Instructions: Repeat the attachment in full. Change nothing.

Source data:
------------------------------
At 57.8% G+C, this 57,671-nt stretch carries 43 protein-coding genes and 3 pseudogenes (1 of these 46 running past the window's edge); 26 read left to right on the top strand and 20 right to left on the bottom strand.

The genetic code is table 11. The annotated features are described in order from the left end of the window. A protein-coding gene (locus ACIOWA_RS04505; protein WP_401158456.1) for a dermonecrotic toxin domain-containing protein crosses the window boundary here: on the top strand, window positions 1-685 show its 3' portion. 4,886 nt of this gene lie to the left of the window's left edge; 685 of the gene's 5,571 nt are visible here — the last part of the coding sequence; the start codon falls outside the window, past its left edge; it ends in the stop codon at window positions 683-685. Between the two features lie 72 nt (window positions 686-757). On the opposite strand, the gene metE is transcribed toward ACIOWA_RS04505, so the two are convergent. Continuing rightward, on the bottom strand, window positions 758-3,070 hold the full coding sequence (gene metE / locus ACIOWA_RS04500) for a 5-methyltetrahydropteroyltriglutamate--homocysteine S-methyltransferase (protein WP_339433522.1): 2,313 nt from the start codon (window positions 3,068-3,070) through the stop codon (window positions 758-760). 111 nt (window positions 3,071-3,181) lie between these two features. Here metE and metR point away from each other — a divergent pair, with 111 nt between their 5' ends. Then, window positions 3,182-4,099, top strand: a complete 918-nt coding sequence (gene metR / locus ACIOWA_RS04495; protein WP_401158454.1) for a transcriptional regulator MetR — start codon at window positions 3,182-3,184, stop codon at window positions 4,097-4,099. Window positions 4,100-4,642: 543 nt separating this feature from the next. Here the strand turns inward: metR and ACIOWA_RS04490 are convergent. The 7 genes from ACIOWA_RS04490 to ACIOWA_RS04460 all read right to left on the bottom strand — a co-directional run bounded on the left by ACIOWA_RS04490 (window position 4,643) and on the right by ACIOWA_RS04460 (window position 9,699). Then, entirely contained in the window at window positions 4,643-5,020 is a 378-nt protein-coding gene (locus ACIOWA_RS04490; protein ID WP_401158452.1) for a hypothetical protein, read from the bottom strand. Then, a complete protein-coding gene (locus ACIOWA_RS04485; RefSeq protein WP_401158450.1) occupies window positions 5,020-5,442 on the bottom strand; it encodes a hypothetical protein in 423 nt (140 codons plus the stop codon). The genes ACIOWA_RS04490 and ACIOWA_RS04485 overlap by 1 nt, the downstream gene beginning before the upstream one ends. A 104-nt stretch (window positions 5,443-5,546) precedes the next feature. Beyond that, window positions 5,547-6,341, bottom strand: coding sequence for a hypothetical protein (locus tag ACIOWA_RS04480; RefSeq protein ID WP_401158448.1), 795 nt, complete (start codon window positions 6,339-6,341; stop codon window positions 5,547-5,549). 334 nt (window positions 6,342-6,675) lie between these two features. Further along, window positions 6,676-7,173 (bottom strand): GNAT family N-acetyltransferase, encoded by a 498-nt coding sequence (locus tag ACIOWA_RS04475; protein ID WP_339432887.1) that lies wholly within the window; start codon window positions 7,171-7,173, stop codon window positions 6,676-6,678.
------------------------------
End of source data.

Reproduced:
At 57.8% G+C, this 57,671-nt stretch carries 43 protein-coding genes and 3 pseudogenes (1 of these 46 running past the window's edge); 26 read left to right on the top strand and 20 right to left on the bottom strand.

The genetic code is table 11. The annotated features are described in order from the left end of the window. A protein-coding gene (locus ACIOWA_RS04505; protein WP_401158456.1) for a dermonecrotic toxin domain-containing protein crosses the window boundary here: on the top strand, window positions 1-685 show its 3' portion. 4,886 nt of this gene lie to the left of the window's left edge; 685 of the gene's 5,571 nt are visible here — the last part of the coding sequence; the start codon falls outside the window, past its left edge; it ends in the stop codon at window positions 683-685. Between the two features lie 72 nt (window positions 686-757). On the opposite strand, the gene metE is transcribed toward ACIOWA_RS04505, so the two are convergent. Continuing rightward, on the bottom strand, window positions 758-3,070 hold the full coding sequence (gene metE / locus ACIOWA_RS04500) for a 5-methyltetrahydropteroyltriglutamate--homocysteine S-methyltransferase (protein WP_339433522.1): 2,313 nt from the start codon (window positions 3,068-3,070) through the stop codon (window positions 758-760). 111 nt (window positions 3,071-3,181) lie between these two features. Here metE and metR point away from each other — a divergent pair, with 111 nt between their 5' ends. Then, window positions 3,182-4,099, top strand: a complete 918-nt coding sequence (gene metR / locus ACIOWA_RS04495; protein WP_401158454.1) for a transcriptional regulator MetR — start codon at window positions 3,182-3,184, stop codon at window positions 4,097-4,099. Window positions 4,100-4,642: 543 nt separating this feature from the next. Here the strand turns inward: metR and ACIOWA_RS04490 are convergent. The 7 genes from ACIOWA_RS04490 to ACIOWA_RS04460 all read right to left on the bottom strand — a co-directional run bounded on the left by ACIOWA_RS04490 (window position 4,643) and on the right by ACIOWA_RS04460 (window position 9,699). Then, entirely contained in the window at window positions 4,643-5,020 is a 378-nt protein-coding gene (locus ACIOWA_RS04490; protein ID WP_401158452.1) for a hypothetical protein, read from the bottom strand. Then, a complete protein-coding gene (locus ACIOWA_RS04485; RefSeq protein WP_401158450.1) occupies window positions 5,020-5,442 on the bottom strand; it encodes a hypothetical protein in 423 nt (140 codons plus the stop codon). The genes ACIOWA_RS04490 and ACIOWA_RS04485 overlap by 1 nt, the downstream gene beginning before the upstream one ends. A 104-nt stretch (window positions 5,443-5,546) precedes the next feature. Beyond that, window positions 5,547-6,341, bottom strand: coding sequence for a hypothetical protein (locus tag ACIOWA_RS04480; RefSeq protein ID WP_401158448.1), 795 nt, complete (start codon window positions 6,339-6,341; stop codon window positions 5,547-5,549). 334 nt (window positions 6,342-6,675) lie between these two features. Further along, window positions 6,676-7,173 (bottom strand): GNAT family N-acetyltransferase, encoded by a 498-nt coding sequence (locus tag ACIOWA_RS04475; protein ID WP_339432887.1) that lies wholly within the window; start codon window positions 7,171-7,173, stop codon window positions 6,676-6,678.